Walking away from Frank Miller

Mouse's Musings

I was nineteen. I’d just finished my freshman year of college. My mom and had sold my childhood home and moved to Zionsville, and my dad’s drinking problem was very much still a problem, so I decided I’d stay with him in his condo in downtown Indianapolis. Keeping an eye on your alcoholic dad is tough work. It breeds escapist tendencies. So one sweaty day that summer, something compelled me to walk to the downtown comics store. I’d decided to “get back into comic books,” a hobby I hadn’t kept in five years.

I bought a few solo issues, maybe Amazing Spider-Man, Uncanny X-Men, and Daredevil. I picked-up the first volume of Preacher.

And The Dark Knight Returns, by Frank Miller.

I’d never read The Dark Knight Returns. I had vague memories of my old buddy Nate preaching its virtues. I know he had a copy, and that I’d flipped through it once. I don’t remember why I knew it was “a comic book I was supposed to read”. I probably read about it on a TheForce.net or something.

I was captivated.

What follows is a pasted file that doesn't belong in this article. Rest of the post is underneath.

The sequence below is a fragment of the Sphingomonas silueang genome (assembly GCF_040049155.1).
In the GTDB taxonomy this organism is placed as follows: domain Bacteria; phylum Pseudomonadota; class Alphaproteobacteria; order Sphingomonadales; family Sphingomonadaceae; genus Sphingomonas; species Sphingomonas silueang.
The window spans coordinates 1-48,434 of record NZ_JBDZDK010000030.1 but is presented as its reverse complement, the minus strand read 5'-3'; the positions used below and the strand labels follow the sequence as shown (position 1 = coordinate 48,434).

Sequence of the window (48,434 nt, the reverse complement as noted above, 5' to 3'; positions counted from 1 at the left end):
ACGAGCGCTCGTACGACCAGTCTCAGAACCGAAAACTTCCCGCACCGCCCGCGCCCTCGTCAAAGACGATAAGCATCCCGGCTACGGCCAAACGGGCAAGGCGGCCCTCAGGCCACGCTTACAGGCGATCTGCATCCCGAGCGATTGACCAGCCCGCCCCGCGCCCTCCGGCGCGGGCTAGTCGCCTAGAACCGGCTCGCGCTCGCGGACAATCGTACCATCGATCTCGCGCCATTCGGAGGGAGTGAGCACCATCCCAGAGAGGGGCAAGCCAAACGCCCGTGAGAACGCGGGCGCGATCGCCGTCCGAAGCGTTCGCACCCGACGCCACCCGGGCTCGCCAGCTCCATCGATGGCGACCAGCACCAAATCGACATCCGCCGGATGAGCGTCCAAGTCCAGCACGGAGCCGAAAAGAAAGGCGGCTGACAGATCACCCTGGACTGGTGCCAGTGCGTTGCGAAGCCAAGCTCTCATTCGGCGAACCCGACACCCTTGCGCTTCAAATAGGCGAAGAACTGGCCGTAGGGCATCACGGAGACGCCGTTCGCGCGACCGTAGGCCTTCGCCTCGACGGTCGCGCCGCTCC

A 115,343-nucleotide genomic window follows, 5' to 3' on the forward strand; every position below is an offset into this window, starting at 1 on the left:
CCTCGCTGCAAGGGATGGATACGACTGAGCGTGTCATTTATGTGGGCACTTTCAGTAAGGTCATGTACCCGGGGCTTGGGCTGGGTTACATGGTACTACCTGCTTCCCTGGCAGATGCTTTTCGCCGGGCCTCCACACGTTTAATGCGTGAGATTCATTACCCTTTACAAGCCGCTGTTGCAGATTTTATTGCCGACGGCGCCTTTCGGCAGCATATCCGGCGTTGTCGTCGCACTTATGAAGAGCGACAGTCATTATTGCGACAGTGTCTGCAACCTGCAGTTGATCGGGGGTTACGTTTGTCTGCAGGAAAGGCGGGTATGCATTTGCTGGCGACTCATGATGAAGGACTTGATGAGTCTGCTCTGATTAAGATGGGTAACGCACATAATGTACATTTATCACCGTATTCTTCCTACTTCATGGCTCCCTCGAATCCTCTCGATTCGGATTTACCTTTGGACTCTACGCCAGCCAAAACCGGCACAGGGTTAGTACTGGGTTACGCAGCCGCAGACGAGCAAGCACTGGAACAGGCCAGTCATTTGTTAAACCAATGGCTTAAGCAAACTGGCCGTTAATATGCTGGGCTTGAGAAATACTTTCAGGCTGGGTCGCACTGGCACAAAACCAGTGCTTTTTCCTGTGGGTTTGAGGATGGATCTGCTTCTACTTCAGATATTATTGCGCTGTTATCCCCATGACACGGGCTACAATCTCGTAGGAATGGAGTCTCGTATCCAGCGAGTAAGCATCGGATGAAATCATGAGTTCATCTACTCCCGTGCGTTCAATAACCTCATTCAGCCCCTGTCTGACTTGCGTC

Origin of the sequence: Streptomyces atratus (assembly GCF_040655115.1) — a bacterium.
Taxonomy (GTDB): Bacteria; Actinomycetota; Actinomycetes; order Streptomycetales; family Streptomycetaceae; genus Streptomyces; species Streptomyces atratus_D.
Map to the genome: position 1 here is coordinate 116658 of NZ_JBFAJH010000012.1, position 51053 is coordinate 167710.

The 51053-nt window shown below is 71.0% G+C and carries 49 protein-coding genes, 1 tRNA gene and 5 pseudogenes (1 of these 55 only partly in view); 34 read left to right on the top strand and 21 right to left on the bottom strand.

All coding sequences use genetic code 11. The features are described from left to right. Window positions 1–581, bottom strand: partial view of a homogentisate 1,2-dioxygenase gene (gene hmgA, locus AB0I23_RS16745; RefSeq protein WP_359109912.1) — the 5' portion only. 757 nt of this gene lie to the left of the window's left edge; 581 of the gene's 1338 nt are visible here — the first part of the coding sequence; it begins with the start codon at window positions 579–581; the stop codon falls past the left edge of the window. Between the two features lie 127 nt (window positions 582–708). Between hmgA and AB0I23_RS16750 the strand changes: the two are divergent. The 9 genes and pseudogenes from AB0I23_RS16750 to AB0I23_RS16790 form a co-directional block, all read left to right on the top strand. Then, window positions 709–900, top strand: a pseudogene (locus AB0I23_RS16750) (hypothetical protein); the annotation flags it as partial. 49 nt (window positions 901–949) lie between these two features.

I remember Lynn Varley’s dark, inky art. The ugly faces. The shadows. The way the layout of the frames coded different meanings if you viewed each page as a single unit. And Frank’s words. God, his words. Electric and economical, vicious jabs of language. When I collected comic books in elementary school, I was into story arcs and character costumes and the visual imagination of the thing. But Frank Miller wrote comics in Frank Miller’s voice. 

Over the next few years I read more of Miller’s work. Sin City. Batman Year One. His brilliant run on Daredevil, still my all-time favorite series of comic books. He was nothing short of a creative god to me, someone who wrote and drew with singular vision, who elevated childish comic books into serious critiques of… of something. I didn’t know what. I wasn’t very emotionally mature.

I met Frank once. I got to go to a media-only pre-screening of ten minutes of clips from 300, hosted by Frank Miller and Zack Snyder. I just said “Hi, I love your comics” and went to nibble on some cheese and crackers.